http://www.fetaweb.com/04/ferpa.rooker.ltr.protocols.htm

The Office for Civil Rights determined that the test protocols used by a psychologist to prepare a report are educational records and must be produced to the parents.

On October 2, 1997, the Family Policy Compliance Office of the U. S. Department of Education issued a memorandum about parental access to test protocols.
http://www.fetaweb.com/04/ferpa.summary.htm


FERPA Memorandum: Access to Test Protocols and Test Answer Sheets

http://www2.ed.gov/policy/gen/guid/fpco/ferpa/library/carrollisd091305.html

 

If you disagree with the school's evaluation you may request an IEE at public expense. The topic of IEEs is addressed by the procedural safeguards booklet on page 4.

 

Independent Education Evaluations: What? How? Why? Who Pays?

Independent Evaluations: Must Parents Select an Evaluator from the School's Approved List?

How Can We Get an Independent Evaluation (IEE) by ...

 

 

Considering the school's disregard for the law and your child, I would confer with a special education advocate before contacting the school/district again.

 

FIU College of Law Educational Advocacy Clinic | FloridaLawHelp ...

 

 

Quote:
Florida Top
Family Network on Disabilities of Florida, Inc.
2735 Whitney Road
Clearwater, FL 33760-1610
Phone: (727) 523-1130
Toll-Free: (800) 825-5736
Toll-Free Restrictions: FL residents only
Fax: (727) 523-8687
Email: fnd@fndfl.org or olena@fndfl.org
Website: http://www.fndfl.org/

Parent to Parent of Miami, Inc. (Florida)
Suite 200
7990 SW 117th Avenue
Miami, FL 33183
Phone: (305) 271-9797
Toll-Free: (800) 527-9552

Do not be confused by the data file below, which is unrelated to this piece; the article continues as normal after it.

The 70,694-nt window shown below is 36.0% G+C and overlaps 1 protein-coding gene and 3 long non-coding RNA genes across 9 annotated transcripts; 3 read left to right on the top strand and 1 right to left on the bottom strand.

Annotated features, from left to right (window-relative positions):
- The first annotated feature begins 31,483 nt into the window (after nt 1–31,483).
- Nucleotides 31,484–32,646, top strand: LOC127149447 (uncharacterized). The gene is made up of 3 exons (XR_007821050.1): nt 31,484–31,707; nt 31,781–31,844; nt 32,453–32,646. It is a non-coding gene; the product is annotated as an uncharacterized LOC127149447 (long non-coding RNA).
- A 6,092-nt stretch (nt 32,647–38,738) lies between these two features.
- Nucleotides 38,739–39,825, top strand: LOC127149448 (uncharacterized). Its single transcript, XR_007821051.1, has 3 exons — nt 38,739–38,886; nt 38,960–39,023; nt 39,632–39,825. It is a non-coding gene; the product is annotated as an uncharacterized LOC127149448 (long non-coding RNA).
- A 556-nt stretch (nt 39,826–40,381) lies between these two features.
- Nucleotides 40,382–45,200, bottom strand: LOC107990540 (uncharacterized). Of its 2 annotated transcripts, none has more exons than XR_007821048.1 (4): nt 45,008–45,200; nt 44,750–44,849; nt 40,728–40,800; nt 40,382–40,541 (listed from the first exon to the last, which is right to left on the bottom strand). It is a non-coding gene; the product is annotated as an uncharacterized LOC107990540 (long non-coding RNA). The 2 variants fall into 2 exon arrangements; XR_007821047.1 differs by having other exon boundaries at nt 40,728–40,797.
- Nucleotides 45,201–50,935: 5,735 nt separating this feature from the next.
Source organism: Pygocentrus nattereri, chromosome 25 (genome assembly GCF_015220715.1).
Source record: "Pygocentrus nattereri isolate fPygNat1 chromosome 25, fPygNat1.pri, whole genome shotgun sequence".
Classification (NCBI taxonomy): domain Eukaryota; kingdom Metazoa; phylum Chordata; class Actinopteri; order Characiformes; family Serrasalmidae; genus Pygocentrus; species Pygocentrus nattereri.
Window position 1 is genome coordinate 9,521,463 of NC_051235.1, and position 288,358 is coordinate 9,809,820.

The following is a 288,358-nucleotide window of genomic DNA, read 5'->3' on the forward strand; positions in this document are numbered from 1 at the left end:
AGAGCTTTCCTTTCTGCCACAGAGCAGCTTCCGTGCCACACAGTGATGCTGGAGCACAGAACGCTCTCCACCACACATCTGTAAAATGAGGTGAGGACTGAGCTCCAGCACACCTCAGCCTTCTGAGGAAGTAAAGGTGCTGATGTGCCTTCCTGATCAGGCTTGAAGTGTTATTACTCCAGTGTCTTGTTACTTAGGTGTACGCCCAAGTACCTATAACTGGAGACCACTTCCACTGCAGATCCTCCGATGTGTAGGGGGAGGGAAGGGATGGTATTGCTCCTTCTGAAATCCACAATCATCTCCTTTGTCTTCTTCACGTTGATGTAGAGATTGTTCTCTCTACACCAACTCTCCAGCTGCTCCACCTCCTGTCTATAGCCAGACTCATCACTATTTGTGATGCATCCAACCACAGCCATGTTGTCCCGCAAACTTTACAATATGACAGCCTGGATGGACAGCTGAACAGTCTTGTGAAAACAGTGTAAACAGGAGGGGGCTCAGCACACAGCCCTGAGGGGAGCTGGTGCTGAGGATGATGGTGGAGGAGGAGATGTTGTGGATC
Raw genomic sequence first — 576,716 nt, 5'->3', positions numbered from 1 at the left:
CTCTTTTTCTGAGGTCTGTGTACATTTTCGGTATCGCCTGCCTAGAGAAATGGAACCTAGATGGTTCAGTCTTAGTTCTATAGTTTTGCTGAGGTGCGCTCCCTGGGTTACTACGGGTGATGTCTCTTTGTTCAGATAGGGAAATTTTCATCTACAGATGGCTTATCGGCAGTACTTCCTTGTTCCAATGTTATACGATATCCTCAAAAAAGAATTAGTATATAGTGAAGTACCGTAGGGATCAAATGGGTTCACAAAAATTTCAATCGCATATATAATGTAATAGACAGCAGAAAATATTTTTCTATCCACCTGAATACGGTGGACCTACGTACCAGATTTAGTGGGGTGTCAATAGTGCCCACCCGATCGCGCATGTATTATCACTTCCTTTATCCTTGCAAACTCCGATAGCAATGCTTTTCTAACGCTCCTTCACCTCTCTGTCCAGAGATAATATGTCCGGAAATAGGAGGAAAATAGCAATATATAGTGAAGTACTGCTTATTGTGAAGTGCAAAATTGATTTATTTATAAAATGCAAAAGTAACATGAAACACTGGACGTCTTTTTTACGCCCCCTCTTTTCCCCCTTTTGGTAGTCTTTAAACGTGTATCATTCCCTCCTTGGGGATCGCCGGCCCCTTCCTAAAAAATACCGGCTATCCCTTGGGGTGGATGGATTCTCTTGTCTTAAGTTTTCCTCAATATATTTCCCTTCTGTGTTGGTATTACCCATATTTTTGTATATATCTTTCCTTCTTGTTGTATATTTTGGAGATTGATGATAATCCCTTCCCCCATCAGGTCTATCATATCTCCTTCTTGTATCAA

Fax: (305) 271-6628
Email: info@ptopmiami.org or igarcia@ptopmiami.org
Website: http://www.ptopmiami.org/

 

I also recommended reading (and having your own copies of) "Wrightslaw: From Emotions to Advocacy"; the information from the book can be found on their site as well (Table of Contents) and "Wrightslaw: Special Education Law, 2nd Edition", and take them with you to meetings. All About IEPs is also a good book to read at the beginning of the processes. "From Emotions to Advocacy" will guide you through the process, telling you how to obtain your child's educational and medical records (with letter examples), and how to set up a master file with this information.

 

Print out the "Florida Procedural Safeguards..." and put it in a 3-ring binder that you will use to keep similar information for your reference.

 

Florida Notice of Procedural Safeguards For Children With Disabilities

 

Florida DOE Exceptional Education and Student Services

 

Exceptional Education and Student Services - Florida Department of ...


"It should be a rule in all prophylactic work that no harm should ever be unnecessarily inflicted on a healthy person (Sir Graham Wilson, The Hazards of Immunization, 1967)."
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#9 of 12 Old 07-24-2012, 07:19 PM
 
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I am so sorry you are going through this...and he is in 3rd Grade where he gets to take the FCAT.  As the previous poster indicated, you should definitely contact Family Network on Disabilities.  Their website has an FND University that you can register with and it provides information about IEPs and his rights.

 

From the schools perspective, they are determining if his disability prevents him from obtaining his free and appropriate education as required by IDEA.  SO they can tell you that he may not qualify for services even though he has a diagnosis from a doctor.  However, at the end of the day, they are required to provide him access to education.  If he performs poorly academically because he does not have the access and support of services, then you have a great argument.  Also keep in mind that after their eval, you can request a second eval by someone outside of the school.  I definitely think there is a concern about them violating the procedural safeguards.  Also remember that if he is performing well academically and they refuse IEP, you can look into obtaining a 504 plan.